A song cannot be heard without a singer. Yet a song has some kind of independent existence; it sounds different in detail, depending on who is singing it, yet there is something essential about the song, some abstract quality that makes it always recognizable. That abstract entity is the tune of the song. We can discuss and study and learn the tune, and write it down in musical notation, without ever hearing it sung by a singer. Many of us can even hum the tune silently in our heads. Somehow the tune exists, even if no one sings the song.
If, as in all the examples I’ve given above, and in all the others I could give you that would make intuitive sense to you, a field describes a property of a medium, then how can one have a field without a medium? Yet somehow fields are also independent of their media, because many different fields can behave in the same way, despite describing many different properties of vastly differing media. So perhaps it is possible to abstract the field away from its medium.
Well, not only is it possible, it is apparently mandatory. At least, it is mandatory either to have no medium at all, or to have a medium which can’t be made from ordinary matter, and is vastly different from all the media we’ve considered up to now — in that it acts as though (for all experiments anyone has ever done) it isn’t there.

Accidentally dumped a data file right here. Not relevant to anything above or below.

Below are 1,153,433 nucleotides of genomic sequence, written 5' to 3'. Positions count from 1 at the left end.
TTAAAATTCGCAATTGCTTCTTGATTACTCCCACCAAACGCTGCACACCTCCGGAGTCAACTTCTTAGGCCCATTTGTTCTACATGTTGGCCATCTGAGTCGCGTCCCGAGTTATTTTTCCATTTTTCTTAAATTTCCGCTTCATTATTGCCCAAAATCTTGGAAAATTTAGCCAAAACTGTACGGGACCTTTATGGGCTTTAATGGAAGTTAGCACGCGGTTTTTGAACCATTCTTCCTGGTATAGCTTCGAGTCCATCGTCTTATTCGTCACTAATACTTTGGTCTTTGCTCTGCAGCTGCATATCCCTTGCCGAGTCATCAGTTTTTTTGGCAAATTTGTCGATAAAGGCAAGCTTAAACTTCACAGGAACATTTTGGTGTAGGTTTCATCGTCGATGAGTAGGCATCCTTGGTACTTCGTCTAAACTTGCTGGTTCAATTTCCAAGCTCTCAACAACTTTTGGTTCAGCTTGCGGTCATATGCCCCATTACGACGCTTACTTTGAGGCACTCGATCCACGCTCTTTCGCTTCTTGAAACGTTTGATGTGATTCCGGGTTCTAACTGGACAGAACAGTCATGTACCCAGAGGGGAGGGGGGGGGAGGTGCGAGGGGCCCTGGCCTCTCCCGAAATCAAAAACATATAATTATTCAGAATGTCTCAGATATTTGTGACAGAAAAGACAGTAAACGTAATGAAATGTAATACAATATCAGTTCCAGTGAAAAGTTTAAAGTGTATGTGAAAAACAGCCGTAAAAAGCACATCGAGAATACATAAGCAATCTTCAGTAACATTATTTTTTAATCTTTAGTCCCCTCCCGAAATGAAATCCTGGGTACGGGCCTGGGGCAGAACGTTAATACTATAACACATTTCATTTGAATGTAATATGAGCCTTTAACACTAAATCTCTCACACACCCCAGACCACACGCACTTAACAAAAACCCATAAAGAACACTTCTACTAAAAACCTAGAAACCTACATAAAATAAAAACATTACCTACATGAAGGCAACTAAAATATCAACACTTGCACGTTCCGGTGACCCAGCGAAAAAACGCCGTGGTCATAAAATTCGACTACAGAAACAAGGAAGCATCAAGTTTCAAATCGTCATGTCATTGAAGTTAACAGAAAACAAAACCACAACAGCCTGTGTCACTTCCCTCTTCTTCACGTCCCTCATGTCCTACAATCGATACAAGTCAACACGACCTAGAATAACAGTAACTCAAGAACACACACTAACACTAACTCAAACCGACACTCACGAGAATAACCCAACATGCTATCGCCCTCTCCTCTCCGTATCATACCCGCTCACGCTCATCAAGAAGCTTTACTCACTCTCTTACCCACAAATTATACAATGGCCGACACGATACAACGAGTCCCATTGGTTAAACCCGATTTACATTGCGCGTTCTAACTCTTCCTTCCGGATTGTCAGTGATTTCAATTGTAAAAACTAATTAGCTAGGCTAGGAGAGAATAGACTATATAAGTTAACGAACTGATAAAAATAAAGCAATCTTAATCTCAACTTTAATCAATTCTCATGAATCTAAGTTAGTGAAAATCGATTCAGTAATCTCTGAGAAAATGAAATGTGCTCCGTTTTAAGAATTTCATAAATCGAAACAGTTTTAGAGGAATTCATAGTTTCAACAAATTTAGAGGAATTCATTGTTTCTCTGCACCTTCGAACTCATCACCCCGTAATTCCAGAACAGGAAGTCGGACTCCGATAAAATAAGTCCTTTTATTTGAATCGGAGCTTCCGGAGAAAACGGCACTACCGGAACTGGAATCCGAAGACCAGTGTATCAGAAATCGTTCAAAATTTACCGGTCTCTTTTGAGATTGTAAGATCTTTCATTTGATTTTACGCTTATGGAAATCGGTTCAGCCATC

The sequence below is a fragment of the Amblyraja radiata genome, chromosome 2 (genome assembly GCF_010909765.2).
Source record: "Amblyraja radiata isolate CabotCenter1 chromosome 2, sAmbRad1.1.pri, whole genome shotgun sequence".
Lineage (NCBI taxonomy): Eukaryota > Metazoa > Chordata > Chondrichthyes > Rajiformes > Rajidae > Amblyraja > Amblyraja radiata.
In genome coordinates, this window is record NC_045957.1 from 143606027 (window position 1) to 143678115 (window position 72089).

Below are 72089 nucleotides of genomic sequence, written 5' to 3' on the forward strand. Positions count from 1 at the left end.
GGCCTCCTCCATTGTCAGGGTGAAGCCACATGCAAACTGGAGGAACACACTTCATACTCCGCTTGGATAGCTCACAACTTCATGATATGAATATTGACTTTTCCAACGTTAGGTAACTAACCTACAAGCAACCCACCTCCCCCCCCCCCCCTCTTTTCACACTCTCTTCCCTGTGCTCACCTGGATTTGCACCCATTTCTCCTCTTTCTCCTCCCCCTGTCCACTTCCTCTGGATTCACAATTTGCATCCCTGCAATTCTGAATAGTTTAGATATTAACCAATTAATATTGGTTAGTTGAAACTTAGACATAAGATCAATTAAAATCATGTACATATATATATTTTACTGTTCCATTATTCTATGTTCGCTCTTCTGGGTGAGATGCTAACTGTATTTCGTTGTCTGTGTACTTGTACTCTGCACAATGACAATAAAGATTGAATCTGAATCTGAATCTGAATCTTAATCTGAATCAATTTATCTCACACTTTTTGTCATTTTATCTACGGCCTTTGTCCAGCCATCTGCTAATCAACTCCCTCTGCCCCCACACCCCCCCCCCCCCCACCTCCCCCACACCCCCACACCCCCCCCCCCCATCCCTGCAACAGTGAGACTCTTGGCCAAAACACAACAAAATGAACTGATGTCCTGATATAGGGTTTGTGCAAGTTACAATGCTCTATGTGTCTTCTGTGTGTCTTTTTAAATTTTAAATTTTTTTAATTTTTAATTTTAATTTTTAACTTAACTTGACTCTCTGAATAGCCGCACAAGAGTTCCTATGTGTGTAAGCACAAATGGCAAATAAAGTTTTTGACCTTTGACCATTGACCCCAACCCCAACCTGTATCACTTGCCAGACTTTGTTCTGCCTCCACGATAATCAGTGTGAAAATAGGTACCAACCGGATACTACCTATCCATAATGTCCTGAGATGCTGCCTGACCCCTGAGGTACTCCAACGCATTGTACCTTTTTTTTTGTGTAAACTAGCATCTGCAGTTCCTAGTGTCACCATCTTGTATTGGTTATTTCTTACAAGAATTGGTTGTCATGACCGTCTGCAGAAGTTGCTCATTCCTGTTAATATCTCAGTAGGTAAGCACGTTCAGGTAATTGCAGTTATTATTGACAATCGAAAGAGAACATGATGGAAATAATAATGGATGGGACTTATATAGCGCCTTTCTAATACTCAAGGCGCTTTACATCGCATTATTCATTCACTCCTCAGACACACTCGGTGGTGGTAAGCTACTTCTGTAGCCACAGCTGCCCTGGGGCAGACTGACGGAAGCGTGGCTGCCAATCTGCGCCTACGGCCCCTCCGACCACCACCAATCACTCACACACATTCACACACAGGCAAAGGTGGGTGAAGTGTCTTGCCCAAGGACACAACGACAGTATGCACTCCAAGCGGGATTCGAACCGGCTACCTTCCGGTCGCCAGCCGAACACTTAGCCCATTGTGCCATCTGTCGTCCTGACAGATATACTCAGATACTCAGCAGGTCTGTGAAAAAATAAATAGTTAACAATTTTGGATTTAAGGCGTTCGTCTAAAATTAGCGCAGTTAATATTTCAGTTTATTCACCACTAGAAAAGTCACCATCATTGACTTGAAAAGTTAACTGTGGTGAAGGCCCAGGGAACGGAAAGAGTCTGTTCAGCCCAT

One of several radical elements in Einstein’s 1905 theory of special relativity was the notion that for light waves — which were known for decades to be waves in electric and magnetic fields (“electro-magnetic waves”), all of which travel at the same speed in empty space — there is no medium. There are only the fields. [The hypothetical medium had been called the “aether”; Einstein argued there was no such thing, and wrote down a set of equations where indeed none was required. Note there is still debate (often more philosophy than physics) about whether one should or shouldn’t think of there as being a weird sort of medium that’s profoundly different from ordinary matter. At present there’s no experimental evidence that requires it. Please take any comments on this point to this webpage, rather than using the comment space below, which I would like to reserve for more straightforward physics questions, rather than controversies and debates.]
The key elements of Einstein’s version of relativity (as opposed to Galileo and Newton’s) were that
- Space and time are not what you think; different observers, in steady motion relative to one another, disagree about the lengths of objects and the times between events (in a very precise and measurable fashion.)